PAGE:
Game Interpretation

Lead Research Organisation: Queen Mary, University of London
Department Name: Sch of Electronic Eng & Computer Science

Abstract

Academia is abuzz with incredible breakthroughs, but most of them don't directly apply to game developers on the ground. I'm building a bridge between the gritty realities of game development and the theoretical work of brilliant scientists by developing AI that Interprets real world games into formats that theoretical techniques need - like a language interpreter - so that academics and developers don't need to worry about the technicalities of integrating new technologies into their projects.

To achieve this I'm using techniques, such as intrinsically motivated AI, to create agents that can play and understand games without access to code - so that developers don't need to change their codebase to benefit from decades of rich science, and academics don't need to develop "research games" for their research. In the process I'm developing techniques that capture and quantify metrics that aren't traditionally measured quantitatively, or are little understood.

The tools and techniques developed in this research benefit several groups.

Indie Developers, small teams with small budgets. This group has very tight financial constraints which can mean the difference between success and failure. These developers can't afford to hire dedicated data scientists and can benefit from knowledge exchange and tools.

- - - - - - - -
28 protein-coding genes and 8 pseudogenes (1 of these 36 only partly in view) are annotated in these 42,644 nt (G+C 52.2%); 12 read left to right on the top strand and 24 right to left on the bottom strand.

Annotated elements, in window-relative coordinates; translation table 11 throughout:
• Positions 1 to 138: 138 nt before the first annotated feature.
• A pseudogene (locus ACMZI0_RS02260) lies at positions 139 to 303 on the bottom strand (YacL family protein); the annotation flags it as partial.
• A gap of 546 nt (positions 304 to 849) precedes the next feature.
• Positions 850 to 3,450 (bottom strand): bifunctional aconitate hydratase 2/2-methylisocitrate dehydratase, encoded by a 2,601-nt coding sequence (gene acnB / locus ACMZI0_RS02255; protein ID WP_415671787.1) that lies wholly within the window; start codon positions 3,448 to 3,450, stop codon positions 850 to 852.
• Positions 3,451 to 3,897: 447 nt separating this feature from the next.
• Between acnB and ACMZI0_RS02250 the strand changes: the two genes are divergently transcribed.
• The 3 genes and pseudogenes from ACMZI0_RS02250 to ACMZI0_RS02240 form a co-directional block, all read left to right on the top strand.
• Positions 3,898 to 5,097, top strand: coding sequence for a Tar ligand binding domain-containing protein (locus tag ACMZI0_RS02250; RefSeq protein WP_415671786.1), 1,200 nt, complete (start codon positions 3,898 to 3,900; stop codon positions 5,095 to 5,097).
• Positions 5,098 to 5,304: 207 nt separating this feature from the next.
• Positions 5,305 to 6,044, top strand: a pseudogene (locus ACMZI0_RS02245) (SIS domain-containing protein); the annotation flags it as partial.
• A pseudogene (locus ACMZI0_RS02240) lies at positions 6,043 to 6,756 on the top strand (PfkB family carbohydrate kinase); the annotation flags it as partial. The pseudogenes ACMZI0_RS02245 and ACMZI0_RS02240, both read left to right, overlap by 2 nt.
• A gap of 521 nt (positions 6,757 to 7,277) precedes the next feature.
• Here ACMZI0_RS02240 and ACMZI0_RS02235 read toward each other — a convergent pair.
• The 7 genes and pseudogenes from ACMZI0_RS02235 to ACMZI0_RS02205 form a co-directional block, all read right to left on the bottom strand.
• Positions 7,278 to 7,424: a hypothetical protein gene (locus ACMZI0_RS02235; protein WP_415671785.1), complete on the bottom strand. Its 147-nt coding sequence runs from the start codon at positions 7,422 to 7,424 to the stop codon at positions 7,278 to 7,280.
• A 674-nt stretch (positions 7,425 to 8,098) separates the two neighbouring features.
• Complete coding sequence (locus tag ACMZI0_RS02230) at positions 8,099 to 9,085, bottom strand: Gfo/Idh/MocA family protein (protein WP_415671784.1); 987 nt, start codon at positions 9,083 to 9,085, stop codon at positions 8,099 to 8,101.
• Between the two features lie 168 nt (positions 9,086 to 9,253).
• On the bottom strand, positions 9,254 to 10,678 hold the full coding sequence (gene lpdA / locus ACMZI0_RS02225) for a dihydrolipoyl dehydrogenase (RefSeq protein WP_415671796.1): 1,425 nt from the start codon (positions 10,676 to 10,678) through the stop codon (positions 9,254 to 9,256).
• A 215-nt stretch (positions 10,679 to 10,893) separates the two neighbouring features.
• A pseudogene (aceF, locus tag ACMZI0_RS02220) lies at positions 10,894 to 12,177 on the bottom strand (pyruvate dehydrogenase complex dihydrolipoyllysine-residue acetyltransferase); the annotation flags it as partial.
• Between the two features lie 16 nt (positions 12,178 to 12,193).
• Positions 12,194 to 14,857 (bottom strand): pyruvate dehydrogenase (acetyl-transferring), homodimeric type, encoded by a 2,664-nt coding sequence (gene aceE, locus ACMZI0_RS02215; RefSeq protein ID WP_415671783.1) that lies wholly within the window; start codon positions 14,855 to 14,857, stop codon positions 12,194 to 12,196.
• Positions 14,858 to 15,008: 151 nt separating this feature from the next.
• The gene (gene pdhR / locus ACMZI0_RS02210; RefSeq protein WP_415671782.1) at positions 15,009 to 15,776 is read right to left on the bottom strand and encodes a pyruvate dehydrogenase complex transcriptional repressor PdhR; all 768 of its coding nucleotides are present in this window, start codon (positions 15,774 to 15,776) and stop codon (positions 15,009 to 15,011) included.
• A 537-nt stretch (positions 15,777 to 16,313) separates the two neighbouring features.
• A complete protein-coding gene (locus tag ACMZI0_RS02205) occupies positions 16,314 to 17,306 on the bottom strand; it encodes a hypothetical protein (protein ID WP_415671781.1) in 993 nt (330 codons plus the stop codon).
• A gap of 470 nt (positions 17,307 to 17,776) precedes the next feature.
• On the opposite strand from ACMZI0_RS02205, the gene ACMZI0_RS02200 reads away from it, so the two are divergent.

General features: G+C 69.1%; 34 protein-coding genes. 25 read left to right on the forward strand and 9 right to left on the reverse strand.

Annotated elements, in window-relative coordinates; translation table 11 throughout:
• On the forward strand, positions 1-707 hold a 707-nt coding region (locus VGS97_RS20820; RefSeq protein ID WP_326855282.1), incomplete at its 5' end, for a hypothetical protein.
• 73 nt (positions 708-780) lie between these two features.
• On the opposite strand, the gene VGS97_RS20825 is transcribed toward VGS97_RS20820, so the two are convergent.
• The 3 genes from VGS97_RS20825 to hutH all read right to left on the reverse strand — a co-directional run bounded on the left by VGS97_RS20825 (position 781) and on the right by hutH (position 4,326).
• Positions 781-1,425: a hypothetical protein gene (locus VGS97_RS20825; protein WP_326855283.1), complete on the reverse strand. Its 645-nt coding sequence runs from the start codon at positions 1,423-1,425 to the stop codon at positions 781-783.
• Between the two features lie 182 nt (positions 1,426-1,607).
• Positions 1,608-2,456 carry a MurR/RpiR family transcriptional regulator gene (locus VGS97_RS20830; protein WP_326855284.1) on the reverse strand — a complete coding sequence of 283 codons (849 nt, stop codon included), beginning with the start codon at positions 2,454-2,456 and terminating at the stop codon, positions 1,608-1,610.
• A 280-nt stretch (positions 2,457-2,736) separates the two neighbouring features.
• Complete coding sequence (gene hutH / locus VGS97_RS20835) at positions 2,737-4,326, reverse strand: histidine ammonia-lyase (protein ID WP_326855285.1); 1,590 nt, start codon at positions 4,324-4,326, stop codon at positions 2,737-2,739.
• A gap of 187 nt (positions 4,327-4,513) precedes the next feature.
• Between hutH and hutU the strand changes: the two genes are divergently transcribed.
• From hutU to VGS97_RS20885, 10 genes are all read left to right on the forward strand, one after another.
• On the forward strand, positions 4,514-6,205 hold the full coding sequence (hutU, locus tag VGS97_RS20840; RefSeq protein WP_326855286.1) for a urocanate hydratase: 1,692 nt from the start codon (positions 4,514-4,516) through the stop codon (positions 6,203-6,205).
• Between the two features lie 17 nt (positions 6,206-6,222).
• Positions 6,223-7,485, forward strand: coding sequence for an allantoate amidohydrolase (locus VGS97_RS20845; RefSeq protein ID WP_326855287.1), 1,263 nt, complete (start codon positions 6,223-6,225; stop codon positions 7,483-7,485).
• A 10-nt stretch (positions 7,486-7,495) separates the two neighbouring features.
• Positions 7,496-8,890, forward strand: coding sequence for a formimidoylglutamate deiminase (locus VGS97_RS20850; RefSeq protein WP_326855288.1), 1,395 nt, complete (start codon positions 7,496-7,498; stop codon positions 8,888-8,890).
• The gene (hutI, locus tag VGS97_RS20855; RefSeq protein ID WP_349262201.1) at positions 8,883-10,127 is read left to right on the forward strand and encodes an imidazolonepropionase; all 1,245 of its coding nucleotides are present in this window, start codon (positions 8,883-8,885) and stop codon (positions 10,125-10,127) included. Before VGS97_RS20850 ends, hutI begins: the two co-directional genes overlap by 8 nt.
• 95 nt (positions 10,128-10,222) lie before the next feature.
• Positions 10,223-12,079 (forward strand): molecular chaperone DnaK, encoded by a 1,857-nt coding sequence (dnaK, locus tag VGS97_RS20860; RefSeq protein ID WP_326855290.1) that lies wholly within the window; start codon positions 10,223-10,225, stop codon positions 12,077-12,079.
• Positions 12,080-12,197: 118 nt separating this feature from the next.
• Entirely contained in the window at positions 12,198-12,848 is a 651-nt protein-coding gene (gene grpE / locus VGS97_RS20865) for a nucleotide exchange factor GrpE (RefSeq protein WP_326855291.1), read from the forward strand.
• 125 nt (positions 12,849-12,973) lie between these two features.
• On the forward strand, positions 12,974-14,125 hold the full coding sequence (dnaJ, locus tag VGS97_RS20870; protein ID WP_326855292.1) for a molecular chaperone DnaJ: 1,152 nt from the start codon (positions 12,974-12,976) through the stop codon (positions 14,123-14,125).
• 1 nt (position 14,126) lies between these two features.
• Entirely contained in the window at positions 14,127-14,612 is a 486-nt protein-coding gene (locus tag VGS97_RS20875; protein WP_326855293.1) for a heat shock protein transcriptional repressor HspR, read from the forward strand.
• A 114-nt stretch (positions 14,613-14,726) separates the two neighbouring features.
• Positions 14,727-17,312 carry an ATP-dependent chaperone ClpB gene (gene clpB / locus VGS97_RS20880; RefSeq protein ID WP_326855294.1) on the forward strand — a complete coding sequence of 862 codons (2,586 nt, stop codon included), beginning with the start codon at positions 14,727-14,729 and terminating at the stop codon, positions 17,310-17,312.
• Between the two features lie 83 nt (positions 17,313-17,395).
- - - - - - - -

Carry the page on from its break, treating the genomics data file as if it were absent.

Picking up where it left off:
- Quantifying balance efficacy - measuring the effectiveness of patches - can help them to know if design choices are sound earlier.
- Developed tools will reduce their need to hire external play testers by providing AI play testers that provide useful feedback for game designers. This will decrease costs.
Large AAA Developers with high budgets, successful franchises and sophisticated projects. This includes esports which have huge player bases.
- AI play testers can help these companies test large scale changes that would otherwise be dangerous to attempt, and provide confidence in small scale changes before testing on real players.
- Ordinarily, these games can't afford to risk technical investment in bleeding edge machine learning techniques, but may significantly benefit from them due to their large data sets. Tooling that reduces the difficulty of applying machine learning techniques to their data sets can reveal deeper insight into their player bases and potentially improve key metrics.
Game Engine Developers, such as Godot, Unity and Unreal Engine.
- The integration of AI play testers as a built-in tool at the engine level can be a selling point for the game engine, increasing popularity.
- Enhancement of other game engine features due to the integration of new machine learning techniques.
Academics in the Theoretical Stratosphere. Researchers working in Machine Learning and Games Intelligence. This group has a wealth of knowledge that can improve the games industry but may not be in the best position to implement this knowledge due to the aforementioned challenges.
- Allowing researchers to more easily practically demonstrate the impact of their work, improving the confidence of investors and securing funding.
- Reduced friction of integration between academics and game developers can mean improved access to large data sets useful for further machine learning research.

Publications

10 25 50

Studentship Projects

Project Reference Relationship Related To Start End Student Name
EP/S022325/1 01/10/2019 31/03/2028
2275802 Studentship EP/S022325/1 01/10/2019 31/01/2024 Charles Gbadamosi